I try to have students pair up with two different partners during the session, one after another, so that they get more than one perspective. During the class before the workshop, I tell them they'll need to bring two hard copies of their drafts, each one with a memo page stapled to the front. The memo page — an idea I got from Oakland University's Christina Moore — needs to have two parts: a context paragraph and a series of questions. In the context paragraph, writers give a brief report about where they are with their draft — what they’ve done so far, what they haven't done yet, what they’re unhappy with, etc. The questions are requests for specific kinds of feedback: Are my paragraphs too long? Do you think the third example is strong enough? Do I need to write a conclusion?

Both parts of the memo page provide guidance to readers, helping to ensure that the feedback writers get is the kind they actually need.

On the day of the workshop, after pairing students up, I give them at least five minutes to talk before reading. I ask them to discuss their drafts and the prospect of revising those drafts. That amplifies the positive effects of the memo page and underlines an important aspect of the peer-review workshop: The whole point here is to help each other. I try to do everything I can to encourage students to see the process as allowing them to do something for each other — instead of for themselves or for me.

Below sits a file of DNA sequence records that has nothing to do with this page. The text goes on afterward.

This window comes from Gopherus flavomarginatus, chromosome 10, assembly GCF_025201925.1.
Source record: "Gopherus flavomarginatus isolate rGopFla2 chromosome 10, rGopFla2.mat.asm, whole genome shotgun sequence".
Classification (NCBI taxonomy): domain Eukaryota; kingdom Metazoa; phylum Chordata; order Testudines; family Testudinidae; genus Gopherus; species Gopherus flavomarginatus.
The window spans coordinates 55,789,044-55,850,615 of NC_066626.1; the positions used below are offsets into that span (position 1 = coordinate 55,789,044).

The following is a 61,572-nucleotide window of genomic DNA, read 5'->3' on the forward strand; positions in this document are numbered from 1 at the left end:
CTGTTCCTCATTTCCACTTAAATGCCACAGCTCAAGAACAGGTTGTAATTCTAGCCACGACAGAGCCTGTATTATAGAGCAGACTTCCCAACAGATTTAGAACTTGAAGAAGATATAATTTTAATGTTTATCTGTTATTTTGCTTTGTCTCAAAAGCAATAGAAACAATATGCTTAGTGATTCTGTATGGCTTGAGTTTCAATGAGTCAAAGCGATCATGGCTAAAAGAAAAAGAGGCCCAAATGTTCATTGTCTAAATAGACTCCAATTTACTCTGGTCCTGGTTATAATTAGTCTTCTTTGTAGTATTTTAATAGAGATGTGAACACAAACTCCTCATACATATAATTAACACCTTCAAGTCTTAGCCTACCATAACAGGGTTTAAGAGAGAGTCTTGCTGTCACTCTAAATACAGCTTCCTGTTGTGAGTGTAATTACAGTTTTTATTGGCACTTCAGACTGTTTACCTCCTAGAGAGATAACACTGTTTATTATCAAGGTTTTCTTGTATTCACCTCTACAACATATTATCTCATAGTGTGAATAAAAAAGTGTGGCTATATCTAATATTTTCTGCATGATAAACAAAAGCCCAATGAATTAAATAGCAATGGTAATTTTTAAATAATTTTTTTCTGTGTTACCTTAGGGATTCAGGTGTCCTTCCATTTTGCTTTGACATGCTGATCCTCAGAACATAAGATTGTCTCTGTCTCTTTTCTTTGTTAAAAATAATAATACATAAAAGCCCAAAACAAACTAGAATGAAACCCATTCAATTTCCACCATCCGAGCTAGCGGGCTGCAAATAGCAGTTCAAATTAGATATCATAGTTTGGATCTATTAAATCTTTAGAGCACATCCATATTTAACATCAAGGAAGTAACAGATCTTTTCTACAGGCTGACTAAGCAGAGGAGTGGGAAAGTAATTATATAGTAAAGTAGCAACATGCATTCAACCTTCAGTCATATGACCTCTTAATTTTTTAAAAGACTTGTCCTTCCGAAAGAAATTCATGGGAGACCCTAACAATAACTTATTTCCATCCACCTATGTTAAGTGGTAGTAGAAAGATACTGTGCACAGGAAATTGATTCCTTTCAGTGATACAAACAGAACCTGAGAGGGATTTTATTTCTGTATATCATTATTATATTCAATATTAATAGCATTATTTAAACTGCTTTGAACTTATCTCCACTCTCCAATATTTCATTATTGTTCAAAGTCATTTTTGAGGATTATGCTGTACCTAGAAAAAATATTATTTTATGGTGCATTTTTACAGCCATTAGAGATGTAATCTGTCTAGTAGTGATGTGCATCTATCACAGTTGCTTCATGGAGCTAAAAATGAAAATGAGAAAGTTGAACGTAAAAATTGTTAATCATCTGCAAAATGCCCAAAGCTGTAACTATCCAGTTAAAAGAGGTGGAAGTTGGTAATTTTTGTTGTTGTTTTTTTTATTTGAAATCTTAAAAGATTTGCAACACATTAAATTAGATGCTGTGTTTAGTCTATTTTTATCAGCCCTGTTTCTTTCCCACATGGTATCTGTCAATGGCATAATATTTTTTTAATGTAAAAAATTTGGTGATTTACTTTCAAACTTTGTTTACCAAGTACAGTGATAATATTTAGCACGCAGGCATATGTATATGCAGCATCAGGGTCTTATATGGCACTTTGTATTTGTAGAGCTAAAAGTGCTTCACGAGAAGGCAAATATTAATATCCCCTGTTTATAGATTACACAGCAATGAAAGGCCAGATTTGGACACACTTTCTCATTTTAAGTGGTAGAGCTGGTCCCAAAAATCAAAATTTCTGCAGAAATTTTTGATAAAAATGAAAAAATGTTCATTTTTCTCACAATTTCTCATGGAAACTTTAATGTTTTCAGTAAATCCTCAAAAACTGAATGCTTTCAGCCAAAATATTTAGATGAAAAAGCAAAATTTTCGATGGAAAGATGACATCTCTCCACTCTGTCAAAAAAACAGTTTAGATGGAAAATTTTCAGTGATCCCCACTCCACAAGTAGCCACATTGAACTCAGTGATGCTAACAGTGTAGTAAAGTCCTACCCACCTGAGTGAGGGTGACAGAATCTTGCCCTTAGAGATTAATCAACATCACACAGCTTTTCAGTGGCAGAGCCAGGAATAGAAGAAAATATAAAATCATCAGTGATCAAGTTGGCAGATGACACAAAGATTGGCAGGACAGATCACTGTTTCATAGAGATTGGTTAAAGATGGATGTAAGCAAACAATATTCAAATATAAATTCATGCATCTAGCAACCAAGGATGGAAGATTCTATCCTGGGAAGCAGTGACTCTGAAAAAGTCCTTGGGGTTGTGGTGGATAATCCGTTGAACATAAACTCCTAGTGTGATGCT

Next, I hand out feedback forms. The best way to make sure students don't just praise each other's work generically is to structure their feedback for them. So I provide a two-sided sheet with a series of questions they have to answer about the draft. Following Linda B. Nilson, I use mostly descriptive (as opposed to evaluative) questions.

Your students are not expert readers. You can't expect them to be able to evaluate their peers' writing consistently or helpfully. But you can think about the important elements you want to see in their essays — a complex thesis, topic sentences, support for their claims — and have peer reviewers look out for those components. For example, I ask students to find the author's thesis and restate it in their own words. Any lack of clarity in the original thesis is usually reflected in this "translation." Descriptive questions allow students to help their peers rather than judge their peers.